which Allman described as "the amount of traffic that
can be 'thrown out' over a network at any one time."
The group is widening that window to accommodate
exponentially higher amounts of traffic.
That move may extend TCPSAT's advantages beyond
satellite transmission. "Even for terrestrial, it happens
that you need this larger window for new Internet
networks, such as the gigabit networks coming up,"
Allman said. Gigabit networks that will incorporate the
new specification include the nearly completed
Internet2, a government-sponsored high-speed network
for educational and research capabilities.
Dan Glover, a NASA engineer and TCPSAT
working-group member, similarly said the team is
"branching out beyond the TCP issues. We're entirely
separate from IP Multicast, and we're looking to
improve TCP over satellite to get better performance."
Not A Good Mix
Judy Estrin, who recently became chief technology
officer at Cisco after the San Jose, Calif., company
acquired her IP Multicast company, Precept Software,
agreed that, "ultimately, TCPSAT and IP Multicast
don't go together. Multicast works well over satellite,
but you don't want it over TCP."
The IETF's Glover said a number of commercial
broadband-satellite companies that offer Internet
connectivity are already implementing TCPSAT for
Among them is PanAmSat, in Greenwich, Conn., which
has a 17-satellite global system for domestic and
international transmission. The company services
carriers from Latin America, Africa, and Asia. The
largest single user of PanAmSat is the giant Hughes
Network Systems .
Another TCPSAT user is Orion Network Systems, in
Rockville, Md., which provides high-speed Internet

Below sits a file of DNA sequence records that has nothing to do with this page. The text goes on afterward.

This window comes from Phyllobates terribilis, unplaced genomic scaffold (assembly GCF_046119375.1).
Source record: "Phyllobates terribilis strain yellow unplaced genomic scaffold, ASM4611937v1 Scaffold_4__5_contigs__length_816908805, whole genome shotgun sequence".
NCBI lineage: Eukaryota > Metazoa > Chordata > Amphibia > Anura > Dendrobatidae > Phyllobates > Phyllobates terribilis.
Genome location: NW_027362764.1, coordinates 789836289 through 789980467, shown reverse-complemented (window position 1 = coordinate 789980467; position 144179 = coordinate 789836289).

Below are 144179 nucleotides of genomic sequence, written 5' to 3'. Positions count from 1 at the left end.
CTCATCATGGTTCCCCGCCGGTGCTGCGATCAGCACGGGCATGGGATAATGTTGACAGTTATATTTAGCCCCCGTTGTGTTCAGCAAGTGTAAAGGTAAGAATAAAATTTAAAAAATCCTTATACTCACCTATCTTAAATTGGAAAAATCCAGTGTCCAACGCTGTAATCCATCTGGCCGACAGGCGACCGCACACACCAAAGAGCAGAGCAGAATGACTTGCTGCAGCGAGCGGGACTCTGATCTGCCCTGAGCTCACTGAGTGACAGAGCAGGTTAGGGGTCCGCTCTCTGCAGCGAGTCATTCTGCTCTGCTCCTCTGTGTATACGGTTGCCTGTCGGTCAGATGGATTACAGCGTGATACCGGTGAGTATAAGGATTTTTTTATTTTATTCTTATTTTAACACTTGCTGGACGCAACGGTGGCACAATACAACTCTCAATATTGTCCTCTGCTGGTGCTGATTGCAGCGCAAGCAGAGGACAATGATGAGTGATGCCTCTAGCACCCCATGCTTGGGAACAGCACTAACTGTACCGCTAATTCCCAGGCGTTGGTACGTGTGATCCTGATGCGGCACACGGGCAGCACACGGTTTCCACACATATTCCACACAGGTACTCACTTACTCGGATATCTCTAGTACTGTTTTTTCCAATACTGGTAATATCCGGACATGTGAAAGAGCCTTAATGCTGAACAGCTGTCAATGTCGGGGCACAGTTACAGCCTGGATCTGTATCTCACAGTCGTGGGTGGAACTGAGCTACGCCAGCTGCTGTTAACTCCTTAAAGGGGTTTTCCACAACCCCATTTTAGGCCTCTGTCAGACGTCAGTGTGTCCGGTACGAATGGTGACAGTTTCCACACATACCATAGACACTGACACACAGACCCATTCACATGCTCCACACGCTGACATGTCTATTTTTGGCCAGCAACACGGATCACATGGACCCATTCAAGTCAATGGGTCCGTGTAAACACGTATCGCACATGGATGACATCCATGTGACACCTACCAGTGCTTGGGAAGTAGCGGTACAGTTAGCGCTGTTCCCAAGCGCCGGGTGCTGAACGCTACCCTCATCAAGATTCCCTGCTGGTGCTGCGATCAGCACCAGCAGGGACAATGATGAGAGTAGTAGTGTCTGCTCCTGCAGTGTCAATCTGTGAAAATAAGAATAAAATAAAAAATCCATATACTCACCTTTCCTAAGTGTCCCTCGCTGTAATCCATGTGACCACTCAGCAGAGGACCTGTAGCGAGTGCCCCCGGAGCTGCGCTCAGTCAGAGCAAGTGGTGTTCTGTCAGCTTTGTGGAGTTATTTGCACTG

connectivity in North America and has a global satellite
system under construction that, when completed, will
support 85 percent of the world's markets.
Orion's first satellite has been in operation since 1995
and serves Europe, parts of the United States, Canada,
and Mexico. The company's Asia-Pacific satellite is
scheduled for launch next year. Another slated for 1999
will serve Latin America, Russia, and the Middle East.
"These are the real-world applications already in
progress for TCPSAT," Glover said of Orion and
Switzerland's TFC, meanwhile, has tapped into the
brewing dissatisfaction with IP Multicast to sign a
number of influential broadcast partners. They include
Deutsche Telekom, which says it is the world's
third-largest phone carrier and largest cable-TV
provider, with 17 million subscribers; Elsacom, which
operates in the Italian market; and ZakSat, a
Kuwait-based satellite-communications company. The
ZakSat deal alone will bring broadband multimedia
services to businesses and households in 63 countries,
from Australia to Turkey.
TFC has also crossed the Atlantic, with funding and
technology partnerships with such U.S. companies as
Intel and e-commerce provider Commerce One, in
Walnut Creek, Calif.
Groelsen of TFC cites the agreements as evidence that
"there's a definite need for TCPSAT at this point.
When you look at the Multicast environment, it's very
Internet-centric, but the Internet model [over phone
lines] is causing big problems, especially at the routing
Like Fire And Water
Combining the two may not be a feasible option,
Groelsen said. "With Multicast figured in [for satellite
connectivity], there might even be new routing problems
to deal with." He added when you build up the routing
tree from Multicast, you pass information back by the
channel from which you want to receive the Multicast
signal by opening the router.
"But if you're doing that with an asymmetric link," he
said, "you're not opening up on a satellite link; you're
actually opening up for the back path, and with an
asymmetric link, you're not opening up on a satellite
link; you're actually opening up for the back path, and
that's not where you want the data."
During the recent IP Multicast Summit, in San Jose
Calif., keynote speaker Vint Cerf, a pioneer of TCP/IP
who is now vice president of data architecture at MCI,
in Washington, D.C., acknowledged that IP Multicast
technology is problematic at best.
"It's not a trivial matter to incorporate multicasting
capability into the Net; it consumes CPU [central
processing unit] resources," said Cerf. "And then
there's the problem of getting all the equipment in and
justifying it in the face of an uncertain market." For
MCI and other ISPs, he said, it's "a multimillion-dollar
Cerf also addressed the nagging question of how ISPs
would charge for Multicast use and wondered aloud
about policy implementations. "Plainly, we have a lot of
work to do in monitoring and managing complex
multicasting schemes," he said. "These are in the very
early, nascent stages."